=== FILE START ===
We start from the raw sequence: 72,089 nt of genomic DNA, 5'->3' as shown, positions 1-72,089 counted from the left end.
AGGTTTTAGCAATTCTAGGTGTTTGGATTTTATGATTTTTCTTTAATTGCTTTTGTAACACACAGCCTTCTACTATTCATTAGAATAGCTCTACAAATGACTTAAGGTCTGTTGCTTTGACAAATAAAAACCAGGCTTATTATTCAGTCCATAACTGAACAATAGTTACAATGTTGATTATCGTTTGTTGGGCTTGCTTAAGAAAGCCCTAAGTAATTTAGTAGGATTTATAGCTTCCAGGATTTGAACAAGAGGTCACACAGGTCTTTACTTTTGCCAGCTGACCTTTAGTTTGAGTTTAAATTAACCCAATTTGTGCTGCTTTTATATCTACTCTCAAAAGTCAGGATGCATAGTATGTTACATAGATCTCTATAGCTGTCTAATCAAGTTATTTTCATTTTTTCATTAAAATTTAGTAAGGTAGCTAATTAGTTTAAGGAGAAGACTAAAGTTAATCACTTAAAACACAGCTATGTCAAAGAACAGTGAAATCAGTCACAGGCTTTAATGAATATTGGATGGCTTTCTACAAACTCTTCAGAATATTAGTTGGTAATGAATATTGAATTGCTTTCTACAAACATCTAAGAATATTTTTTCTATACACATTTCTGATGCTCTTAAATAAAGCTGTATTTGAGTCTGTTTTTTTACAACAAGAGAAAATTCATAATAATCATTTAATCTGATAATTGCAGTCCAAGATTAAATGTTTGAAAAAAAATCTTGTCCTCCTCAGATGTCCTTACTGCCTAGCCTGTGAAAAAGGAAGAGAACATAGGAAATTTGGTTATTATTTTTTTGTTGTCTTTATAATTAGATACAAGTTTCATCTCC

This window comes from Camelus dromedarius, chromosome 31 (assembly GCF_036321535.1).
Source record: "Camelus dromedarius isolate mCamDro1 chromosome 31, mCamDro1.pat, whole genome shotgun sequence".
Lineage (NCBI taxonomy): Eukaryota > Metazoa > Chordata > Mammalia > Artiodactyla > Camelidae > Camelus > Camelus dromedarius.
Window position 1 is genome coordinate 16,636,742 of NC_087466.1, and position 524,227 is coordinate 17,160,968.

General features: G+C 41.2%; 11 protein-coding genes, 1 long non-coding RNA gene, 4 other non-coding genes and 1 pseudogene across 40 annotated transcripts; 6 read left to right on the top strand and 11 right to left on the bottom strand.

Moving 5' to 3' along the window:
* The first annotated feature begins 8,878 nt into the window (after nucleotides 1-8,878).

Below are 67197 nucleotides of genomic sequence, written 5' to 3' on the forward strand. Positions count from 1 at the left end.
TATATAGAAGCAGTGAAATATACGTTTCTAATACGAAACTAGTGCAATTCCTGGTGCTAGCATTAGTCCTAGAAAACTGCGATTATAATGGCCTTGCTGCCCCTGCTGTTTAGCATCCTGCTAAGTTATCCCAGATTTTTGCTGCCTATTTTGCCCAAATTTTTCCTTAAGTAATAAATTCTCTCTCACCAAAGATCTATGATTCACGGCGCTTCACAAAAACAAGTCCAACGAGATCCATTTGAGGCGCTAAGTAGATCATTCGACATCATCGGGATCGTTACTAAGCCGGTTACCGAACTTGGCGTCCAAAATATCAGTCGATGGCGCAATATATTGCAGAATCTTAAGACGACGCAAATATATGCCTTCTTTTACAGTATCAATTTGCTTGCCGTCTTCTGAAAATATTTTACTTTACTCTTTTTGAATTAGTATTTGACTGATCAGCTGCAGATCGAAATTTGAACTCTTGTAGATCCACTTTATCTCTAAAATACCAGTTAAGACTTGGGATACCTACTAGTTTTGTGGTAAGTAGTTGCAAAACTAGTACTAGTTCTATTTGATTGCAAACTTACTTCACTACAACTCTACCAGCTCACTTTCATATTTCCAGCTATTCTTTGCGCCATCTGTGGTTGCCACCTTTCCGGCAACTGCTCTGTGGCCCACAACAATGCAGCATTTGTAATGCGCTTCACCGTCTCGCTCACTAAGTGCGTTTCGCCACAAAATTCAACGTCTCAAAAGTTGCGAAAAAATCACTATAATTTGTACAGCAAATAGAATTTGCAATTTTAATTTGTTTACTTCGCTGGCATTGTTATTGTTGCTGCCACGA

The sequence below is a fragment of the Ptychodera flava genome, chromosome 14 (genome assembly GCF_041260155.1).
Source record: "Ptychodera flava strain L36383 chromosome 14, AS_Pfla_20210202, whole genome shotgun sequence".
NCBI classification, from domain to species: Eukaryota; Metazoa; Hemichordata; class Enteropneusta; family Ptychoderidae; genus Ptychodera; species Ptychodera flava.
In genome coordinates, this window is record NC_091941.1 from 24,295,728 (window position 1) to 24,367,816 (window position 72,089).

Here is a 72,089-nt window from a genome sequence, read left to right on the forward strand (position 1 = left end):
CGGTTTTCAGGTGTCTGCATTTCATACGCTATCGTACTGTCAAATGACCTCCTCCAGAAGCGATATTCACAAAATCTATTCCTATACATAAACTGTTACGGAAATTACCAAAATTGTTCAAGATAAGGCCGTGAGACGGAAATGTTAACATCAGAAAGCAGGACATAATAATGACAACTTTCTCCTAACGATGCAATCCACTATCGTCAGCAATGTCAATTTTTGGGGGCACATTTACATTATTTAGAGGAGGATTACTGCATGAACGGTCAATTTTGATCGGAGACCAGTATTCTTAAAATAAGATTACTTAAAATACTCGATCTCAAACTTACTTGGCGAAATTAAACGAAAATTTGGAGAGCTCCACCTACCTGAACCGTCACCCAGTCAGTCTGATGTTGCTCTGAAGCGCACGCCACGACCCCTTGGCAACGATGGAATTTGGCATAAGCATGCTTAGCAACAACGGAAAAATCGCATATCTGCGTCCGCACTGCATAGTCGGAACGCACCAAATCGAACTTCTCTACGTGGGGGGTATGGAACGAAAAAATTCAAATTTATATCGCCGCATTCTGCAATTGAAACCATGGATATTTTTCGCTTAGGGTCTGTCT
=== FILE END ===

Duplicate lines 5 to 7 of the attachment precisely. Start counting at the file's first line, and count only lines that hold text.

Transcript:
Lineage (NCBI taxonomy): Eukaryota > Metazoa > Chordata > Mammalia > Artiodactyla > Camelidae > Camelus > Camelus dromedarius.
Window position 1 is genome coordinate 16,636,742 of NC_087466.1, and position 524,227 is coordinate 17,160,968.

General features: G+C 41.2%; 11 protein-coding genes, 1 long non-coding RNA gene, 4 other non-coding genes and 1 pseudogene across 40 annotated transcripts; 6 read left to right on the top strand and 11 right to left on the bottom strand.